Mucosa-associated Escherichia coli are abundant in inflammatory bowel disease (IBD), but whether these bacteria gain intracellular access within the mucosa is uncertain. If E. coli does gain intracellular access, the contribution of bacterial pathogenicity to this requires further elucidation. This study aimed to quantify and characterize mucosa-associated and intracellular E. coli in patients with IBD and in healthy control subjects (HC).
Mucosal biopsies from 30 patients with Crohn's disease (CD), 15 with ulcerative colitis (UC), and 14 HC were cultured with or without gentamicin protection to recover intracellular or mucosa-associated E. coli, respectively. Overall, 40 strains (CD: n = 24, UC: n = 9, and HC: n = 7) were characterized by phylogenetic typing, adhesion and invasion assays, detection of virulence factors, antimicrobial resistance genes, and proteomic analysis.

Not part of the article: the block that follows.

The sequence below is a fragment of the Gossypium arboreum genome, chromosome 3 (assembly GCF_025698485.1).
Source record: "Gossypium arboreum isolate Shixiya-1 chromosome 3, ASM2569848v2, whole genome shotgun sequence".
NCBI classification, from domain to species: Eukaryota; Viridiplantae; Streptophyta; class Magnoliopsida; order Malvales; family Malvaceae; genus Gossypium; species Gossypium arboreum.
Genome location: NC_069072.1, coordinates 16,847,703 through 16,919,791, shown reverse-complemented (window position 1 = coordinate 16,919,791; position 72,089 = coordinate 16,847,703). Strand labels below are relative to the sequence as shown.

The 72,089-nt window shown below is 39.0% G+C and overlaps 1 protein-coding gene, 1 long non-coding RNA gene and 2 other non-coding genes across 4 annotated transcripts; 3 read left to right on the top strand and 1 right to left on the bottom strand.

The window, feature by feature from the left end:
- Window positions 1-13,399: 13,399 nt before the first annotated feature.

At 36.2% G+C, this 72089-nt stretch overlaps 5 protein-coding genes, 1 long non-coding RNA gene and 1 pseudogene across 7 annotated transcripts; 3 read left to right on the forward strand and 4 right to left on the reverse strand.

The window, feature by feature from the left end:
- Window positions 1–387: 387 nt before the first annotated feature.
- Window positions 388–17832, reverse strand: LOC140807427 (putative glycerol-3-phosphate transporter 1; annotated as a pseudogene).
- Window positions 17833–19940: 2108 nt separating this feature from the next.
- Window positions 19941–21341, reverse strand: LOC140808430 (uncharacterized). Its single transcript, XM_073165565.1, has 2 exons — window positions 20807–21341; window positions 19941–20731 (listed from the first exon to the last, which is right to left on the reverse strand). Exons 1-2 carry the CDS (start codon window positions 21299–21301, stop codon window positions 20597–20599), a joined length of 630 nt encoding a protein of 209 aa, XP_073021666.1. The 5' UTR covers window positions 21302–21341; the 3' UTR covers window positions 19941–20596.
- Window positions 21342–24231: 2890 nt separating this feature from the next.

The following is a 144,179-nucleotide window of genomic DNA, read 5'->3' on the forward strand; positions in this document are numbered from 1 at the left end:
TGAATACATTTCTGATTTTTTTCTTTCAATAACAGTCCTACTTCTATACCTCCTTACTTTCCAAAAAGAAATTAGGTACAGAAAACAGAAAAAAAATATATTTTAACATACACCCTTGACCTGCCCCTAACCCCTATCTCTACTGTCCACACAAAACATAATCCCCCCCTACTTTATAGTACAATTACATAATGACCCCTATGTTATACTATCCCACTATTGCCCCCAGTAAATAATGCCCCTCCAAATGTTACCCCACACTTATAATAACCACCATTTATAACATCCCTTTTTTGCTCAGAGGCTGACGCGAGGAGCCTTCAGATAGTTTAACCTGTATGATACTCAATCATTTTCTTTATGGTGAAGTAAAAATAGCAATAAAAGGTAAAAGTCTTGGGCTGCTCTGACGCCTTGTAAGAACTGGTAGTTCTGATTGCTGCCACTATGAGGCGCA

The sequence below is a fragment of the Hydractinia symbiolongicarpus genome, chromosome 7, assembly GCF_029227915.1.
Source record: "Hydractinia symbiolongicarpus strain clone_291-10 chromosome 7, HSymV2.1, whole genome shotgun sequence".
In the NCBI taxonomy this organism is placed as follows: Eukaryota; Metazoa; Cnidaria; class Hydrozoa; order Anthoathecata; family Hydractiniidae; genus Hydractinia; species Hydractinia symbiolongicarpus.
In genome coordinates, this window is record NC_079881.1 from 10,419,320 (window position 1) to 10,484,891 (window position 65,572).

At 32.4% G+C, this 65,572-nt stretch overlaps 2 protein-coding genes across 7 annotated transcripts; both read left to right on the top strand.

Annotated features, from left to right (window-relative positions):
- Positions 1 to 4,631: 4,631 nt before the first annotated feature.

Mucosa-associated E. coli were more abundant in CD and UC than in HC (2750 versus 1350 versus 230 median colony-forming units per biopsy; P = 0.01). Intracellular E. coli were more prevalent in CD (90%) than in UC (47%) or HC mucosal biopsies (0%) (P < 0.001). Of 24 CD strains, 2 were adherent and invasive, but there were no unifying pathogenicity determinants that could distinguish most CD strains from UC or HC strains, or intracellular isolates from mucosa-associated isolates.
Intracellular E. coli are more common in CD than in UC and not identified in HC. Most intracellular E. coli did not have characterizing pathogenic features, suggesting a significant role for defects in mucosal immunity or barrier dysfunction in their ability to gain intracellular access.